Bobby Ramos lives by the words of the great American leader Dr. Martin Luther King Jr.: ‘It is always the right time to do the right thing.’
Even when it is difficult to do so. Even when doing so presents a danger.
Doing the right thing by fighting for the civil rights of others led to King being assassinated in 1968.
Doing the right thing for decades here in Stratford, as he worked as a police officer, included showing poor children some culture beyond their neighborhoods, being a role model for students at St. James School, teaching seniors how to remain safe, and testifying in court on behalf of a white man accused of racism.
When he took the lead calling for the hiring of more people of color and women at the police department back in 1991, doing the right thing proved costly and dangerous for Ramos too. The risk has proved rewarding.
Contending with his employer
Ramos recently retired as a highly decorated master patrolman after 28 years of service with the Stratford Police Department. He worked as a community affairs officer; he was an FBI-trained hostage negotiator; and he became a police training officer. But Ramos said that never took a promotion exam, “so they couldn’t have the satisfaction” of denying him.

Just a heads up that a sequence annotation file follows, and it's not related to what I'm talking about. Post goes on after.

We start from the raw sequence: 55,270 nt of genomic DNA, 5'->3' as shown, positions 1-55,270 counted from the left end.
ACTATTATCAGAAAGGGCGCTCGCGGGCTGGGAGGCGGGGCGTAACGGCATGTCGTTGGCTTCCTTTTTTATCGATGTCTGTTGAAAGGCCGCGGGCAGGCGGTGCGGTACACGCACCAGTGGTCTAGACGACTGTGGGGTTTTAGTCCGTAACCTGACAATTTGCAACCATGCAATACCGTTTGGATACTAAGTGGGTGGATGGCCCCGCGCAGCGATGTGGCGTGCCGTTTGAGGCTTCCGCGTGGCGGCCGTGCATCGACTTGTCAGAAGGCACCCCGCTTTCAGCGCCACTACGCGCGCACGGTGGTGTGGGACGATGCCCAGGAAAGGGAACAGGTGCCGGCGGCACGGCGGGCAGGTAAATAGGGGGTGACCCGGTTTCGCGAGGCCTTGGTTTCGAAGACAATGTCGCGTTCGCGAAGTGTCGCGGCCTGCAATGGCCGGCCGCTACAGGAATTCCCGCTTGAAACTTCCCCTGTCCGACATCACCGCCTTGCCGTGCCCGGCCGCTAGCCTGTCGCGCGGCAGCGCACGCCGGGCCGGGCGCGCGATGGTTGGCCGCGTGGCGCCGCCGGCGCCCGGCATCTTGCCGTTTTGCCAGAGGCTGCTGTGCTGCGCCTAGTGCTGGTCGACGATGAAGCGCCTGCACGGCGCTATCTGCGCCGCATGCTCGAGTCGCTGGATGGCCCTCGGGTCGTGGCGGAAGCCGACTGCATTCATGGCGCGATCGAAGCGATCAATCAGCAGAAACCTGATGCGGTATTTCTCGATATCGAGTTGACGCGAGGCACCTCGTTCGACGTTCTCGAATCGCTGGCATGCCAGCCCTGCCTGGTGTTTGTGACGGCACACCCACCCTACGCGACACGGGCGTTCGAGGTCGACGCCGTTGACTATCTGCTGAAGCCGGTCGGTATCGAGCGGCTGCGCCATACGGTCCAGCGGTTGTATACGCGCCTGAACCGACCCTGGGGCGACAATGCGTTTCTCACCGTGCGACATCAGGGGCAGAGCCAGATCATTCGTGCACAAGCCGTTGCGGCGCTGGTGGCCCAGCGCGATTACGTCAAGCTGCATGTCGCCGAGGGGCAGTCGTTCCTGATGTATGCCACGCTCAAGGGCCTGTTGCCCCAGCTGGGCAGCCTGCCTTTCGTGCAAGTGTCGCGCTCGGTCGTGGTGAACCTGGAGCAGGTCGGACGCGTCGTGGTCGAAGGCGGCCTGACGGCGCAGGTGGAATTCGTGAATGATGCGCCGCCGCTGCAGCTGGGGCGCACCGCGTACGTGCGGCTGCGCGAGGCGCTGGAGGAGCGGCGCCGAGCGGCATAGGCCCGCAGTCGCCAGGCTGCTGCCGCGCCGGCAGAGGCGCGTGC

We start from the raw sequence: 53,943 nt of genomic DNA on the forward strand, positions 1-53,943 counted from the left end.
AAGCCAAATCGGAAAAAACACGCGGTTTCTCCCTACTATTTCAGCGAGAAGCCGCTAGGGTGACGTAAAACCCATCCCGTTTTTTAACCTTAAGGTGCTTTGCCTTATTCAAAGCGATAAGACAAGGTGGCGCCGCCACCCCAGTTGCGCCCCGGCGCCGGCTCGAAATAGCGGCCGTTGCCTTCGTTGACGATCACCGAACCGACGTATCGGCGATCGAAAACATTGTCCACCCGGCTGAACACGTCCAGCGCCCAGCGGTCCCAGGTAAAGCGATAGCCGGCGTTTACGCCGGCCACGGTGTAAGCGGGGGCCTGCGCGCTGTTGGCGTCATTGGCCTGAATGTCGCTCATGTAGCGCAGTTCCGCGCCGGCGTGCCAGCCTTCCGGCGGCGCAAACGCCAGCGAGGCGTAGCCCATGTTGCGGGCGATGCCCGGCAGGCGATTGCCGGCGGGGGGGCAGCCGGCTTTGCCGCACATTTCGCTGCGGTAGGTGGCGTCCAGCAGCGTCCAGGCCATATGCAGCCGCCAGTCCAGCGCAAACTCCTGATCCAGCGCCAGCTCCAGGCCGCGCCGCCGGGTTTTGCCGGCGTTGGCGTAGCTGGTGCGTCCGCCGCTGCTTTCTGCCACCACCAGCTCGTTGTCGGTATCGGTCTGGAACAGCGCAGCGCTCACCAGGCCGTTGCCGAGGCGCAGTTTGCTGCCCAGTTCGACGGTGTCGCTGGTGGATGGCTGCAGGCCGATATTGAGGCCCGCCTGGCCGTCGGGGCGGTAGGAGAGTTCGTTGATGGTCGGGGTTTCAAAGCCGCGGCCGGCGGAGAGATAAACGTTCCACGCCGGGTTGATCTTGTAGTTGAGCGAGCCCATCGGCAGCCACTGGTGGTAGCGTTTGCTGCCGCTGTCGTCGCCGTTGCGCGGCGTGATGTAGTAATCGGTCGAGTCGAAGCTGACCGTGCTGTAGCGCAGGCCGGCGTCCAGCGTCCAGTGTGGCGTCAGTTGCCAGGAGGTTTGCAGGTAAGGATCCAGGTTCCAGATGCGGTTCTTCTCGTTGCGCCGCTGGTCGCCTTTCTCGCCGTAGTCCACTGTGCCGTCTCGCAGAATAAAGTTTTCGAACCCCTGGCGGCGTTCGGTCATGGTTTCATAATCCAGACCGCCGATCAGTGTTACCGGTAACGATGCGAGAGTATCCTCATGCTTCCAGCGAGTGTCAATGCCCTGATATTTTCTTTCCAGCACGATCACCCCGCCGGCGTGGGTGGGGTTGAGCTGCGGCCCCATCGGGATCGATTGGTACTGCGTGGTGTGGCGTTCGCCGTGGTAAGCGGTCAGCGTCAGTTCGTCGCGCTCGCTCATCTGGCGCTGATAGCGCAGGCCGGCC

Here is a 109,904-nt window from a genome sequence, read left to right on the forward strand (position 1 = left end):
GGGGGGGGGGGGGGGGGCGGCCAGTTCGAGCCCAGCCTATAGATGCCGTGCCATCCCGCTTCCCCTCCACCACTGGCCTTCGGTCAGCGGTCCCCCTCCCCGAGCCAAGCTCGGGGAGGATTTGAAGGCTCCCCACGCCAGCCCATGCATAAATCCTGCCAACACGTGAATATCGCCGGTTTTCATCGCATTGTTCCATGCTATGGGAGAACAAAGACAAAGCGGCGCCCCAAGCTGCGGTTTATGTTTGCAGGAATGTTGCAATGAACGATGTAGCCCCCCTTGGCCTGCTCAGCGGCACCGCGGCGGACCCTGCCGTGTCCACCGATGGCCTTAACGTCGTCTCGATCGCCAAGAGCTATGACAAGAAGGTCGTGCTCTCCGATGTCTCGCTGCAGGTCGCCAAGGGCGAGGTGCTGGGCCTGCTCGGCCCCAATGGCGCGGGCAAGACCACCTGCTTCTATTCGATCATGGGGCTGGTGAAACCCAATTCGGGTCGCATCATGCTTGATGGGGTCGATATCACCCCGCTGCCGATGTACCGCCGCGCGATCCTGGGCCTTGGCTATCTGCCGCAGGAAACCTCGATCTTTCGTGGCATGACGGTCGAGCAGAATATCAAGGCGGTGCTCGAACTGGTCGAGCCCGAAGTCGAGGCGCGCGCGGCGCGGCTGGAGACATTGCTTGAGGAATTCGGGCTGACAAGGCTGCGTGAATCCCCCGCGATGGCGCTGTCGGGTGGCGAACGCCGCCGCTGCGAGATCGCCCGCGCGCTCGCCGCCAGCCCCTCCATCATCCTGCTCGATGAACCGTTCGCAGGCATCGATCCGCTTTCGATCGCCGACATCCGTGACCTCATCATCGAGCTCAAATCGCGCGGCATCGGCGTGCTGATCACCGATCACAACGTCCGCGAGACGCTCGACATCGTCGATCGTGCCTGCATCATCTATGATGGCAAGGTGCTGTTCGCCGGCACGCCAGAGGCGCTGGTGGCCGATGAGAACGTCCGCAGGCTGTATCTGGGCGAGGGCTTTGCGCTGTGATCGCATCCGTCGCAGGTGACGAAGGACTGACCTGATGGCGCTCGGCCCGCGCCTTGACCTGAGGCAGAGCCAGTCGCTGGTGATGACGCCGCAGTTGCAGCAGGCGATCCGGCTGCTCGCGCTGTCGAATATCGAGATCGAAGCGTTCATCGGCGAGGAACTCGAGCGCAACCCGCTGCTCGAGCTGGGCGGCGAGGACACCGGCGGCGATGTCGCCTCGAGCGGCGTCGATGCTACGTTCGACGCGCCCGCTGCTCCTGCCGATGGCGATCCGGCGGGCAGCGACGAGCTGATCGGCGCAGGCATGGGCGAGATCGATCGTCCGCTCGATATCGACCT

Ramos, a black man, says that he was told by senior ranking officers at SPD in the early 1990s that if he continued to shine light on what he said was the department’s lack of an affirmative action hiring plan it would cost him promotions within the department.
But pointing out the practices of the department was the right thing to do for Ramos, so he did it, even after being warned of the consequences.